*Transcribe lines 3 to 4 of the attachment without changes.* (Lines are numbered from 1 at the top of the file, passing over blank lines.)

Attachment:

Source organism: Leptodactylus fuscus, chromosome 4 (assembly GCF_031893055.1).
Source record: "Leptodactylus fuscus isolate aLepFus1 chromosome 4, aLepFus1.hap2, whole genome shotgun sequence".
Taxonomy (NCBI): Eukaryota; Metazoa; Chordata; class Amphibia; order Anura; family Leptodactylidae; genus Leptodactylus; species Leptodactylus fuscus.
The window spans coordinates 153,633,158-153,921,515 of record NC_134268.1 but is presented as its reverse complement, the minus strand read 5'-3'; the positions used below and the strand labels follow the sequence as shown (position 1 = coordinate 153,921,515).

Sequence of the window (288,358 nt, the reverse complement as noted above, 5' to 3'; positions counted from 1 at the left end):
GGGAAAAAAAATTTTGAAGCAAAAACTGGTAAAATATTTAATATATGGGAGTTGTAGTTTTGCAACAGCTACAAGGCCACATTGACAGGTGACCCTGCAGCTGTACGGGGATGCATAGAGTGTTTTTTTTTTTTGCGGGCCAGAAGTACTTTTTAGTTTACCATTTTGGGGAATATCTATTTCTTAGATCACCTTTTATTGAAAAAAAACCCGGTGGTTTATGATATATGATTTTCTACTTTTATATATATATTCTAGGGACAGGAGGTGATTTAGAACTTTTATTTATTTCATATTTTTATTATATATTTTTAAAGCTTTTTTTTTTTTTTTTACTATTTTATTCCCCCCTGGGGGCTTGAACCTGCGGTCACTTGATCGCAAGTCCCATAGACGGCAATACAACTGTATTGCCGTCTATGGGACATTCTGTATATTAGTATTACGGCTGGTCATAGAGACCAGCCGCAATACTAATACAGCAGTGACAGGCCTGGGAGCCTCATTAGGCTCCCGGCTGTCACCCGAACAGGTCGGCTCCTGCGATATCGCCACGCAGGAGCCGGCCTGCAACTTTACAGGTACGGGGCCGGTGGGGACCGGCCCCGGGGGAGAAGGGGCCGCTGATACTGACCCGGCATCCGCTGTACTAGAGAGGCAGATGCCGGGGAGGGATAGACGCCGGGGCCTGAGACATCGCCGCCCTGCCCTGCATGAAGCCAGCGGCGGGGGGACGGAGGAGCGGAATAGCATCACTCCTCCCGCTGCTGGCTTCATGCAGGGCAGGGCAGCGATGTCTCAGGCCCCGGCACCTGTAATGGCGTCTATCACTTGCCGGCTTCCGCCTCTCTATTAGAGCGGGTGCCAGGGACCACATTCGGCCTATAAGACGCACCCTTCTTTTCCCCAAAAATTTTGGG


Taxonomy (NCBI): Eukaryota; Metazoa; Chordata; class Amphibia; order Anura; family Leptodactylidae; genus Leptodactylus; species Leptodactylus fuscus.
The window spans coordinates 153,633,158-153,921,515 of record NC_134268.1 but is presented as its reverse complement, the minus strand read 5'-3'; the positions used below and the strand labels follow the sequence as shown (position 1 = coordinate 153,921,515).